More than 940 children have died in hot cars since 1998. Here's how to prevent more hot car deaths
Doctors tell News 12 that no matter the temperature, the inside of a car can heat up fast with potentially deadly consequences.
According to the Strong 4 Life Program at Children's Healthcare of Atlanta, if it's 75 degrees out, it takes 30 minutes for the inside of car to reach 104 degrees. Rolling down a window or parking in the shade does little to lower the temperature.
Those temperatures can be dangerous for anyone, especially young children.
"Their temperatures can rise about three to five times faster than adults," says Dr. Sarah Lazarus. "In addition, young babies and toddlers, they don't sweat as much so they can't distribute that heat."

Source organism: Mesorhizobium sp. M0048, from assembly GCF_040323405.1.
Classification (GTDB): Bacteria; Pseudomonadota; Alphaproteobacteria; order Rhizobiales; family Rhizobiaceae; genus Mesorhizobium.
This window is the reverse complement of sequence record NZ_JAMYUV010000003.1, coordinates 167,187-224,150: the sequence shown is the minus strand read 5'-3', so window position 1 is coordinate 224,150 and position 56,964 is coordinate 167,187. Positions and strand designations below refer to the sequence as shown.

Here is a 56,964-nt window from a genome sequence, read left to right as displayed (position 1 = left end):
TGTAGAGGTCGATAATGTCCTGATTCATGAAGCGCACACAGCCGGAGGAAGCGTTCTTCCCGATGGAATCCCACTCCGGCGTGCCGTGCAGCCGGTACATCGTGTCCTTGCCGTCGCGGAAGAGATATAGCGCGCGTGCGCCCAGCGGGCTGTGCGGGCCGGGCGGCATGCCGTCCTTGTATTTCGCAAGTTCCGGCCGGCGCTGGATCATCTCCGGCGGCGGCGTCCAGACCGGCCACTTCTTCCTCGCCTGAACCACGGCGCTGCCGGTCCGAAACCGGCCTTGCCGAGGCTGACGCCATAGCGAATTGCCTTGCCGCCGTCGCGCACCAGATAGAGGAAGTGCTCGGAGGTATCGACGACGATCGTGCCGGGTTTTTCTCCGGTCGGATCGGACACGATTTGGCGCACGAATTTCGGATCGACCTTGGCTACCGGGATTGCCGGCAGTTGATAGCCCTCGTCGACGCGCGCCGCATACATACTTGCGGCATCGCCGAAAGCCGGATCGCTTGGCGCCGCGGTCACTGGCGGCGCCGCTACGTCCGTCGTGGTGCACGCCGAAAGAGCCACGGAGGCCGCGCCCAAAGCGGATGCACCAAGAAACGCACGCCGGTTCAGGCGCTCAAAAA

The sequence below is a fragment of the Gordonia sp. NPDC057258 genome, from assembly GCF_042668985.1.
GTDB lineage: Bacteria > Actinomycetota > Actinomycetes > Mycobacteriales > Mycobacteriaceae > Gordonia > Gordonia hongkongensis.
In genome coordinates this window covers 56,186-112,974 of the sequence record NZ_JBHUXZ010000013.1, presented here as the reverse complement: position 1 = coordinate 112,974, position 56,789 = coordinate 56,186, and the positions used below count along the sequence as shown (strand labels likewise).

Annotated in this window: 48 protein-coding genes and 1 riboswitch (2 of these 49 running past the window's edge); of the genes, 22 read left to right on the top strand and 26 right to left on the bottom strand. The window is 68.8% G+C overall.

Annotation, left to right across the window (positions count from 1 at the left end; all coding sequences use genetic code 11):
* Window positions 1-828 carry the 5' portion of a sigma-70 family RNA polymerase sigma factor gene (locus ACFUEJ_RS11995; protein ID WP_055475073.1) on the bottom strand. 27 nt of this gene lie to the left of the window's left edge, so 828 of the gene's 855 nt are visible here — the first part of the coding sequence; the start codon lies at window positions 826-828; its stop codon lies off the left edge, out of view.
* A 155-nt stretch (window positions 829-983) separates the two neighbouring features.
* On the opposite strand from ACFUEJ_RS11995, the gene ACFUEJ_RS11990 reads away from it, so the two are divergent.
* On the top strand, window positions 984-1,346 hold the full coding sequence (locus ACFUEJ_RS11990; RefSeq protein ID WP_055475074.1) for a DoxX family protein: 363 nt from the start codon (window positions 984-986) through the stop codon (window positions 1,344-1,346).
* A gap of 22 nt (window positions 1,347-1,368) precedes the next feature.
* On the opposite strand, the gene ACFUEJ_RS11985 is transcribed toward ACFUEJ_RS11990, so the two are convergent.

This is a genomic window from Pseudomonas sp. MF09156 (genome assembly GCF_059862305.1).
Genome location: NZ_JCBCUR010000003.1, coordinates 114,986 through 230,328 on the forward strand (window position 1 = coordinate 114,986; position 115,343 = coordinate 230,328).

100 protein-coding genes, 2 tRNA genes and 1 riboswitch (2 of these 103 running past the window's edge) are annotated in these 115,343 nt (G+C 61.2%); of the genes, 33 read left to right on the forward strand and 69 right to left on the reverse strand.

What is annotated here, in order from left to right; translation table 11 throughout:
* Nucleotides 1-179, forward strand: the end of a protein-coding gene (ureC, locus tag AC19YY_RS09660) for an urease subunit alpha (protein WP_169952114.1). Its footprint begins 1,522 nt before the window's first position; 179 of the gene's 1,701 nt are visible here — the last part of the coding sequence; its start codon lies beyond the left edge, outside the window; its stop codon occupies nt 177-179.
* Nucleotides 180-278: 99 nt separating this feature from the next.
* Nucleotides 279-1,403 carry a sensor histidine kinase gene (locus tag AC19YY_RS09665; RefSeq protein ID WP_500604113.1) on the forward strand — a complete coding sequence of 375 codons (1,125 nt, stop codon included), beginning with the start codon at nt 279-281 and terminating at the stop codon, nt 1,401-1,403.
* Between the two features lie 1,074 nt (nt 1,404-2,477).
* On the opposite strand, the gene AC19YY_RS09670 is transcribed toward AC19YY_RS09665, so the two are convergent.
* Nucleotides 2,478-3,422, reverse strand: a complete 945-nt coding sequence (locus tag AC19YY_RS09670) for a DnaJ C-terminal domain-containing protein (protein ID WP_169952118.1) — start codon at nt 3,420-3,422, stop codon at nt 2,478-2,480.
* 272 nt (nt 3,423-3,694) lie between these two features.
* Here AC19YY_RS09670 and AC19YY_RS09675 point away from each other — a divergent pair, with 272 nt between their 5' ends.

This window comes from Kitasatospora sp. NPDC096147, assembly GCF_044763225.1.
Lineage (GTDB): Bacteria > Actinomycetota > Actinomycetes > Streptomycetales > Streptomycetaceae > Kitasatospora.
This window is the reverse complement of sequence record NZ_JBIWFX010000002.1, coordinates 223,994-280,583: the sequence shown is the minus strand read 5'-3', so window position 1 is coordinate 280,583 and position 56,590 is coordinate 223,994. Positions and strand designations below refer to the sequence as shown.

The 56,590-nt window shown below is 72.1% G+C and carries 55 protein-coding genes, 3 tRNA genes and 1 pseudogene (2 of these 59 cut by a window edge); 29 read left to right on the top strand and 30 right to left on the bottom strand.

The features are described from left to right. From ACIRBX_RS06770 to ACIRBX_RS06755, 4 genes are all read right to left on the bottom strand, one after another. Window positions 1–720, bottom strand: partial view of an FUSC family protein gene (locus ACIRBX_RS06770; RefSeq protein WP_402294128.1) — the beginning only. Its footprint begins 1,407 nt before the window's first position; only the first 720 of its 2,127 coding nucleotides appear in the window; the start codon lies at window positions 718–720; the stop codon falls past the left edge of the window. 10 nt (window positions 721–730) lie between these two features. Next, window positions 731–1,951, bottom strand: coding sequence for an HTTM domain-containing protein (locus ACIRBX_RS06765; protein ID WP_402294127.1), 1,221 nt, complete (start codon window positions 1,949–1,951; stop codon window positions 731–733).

As a result, doctors advise people not to leave anyone in the car.
Since 1998, more than 940 children have died after being left or trapped in a hot car, according to the National Highway Traffic Safety Administration.
"Usually that's because their routine changed, so dad may typically drop off a child but instead mom was dropping off the child at day care and she forgot. She just went on to work. Closed the car door and went upstairs to her office," says Lazarus.
One preventative measure is for day care centers and schools to check in with parents if their child is late or not there that day.
Experts say always check the backseat before locking the door. Leaving something such as cellphone next to the car seat can also be helpful.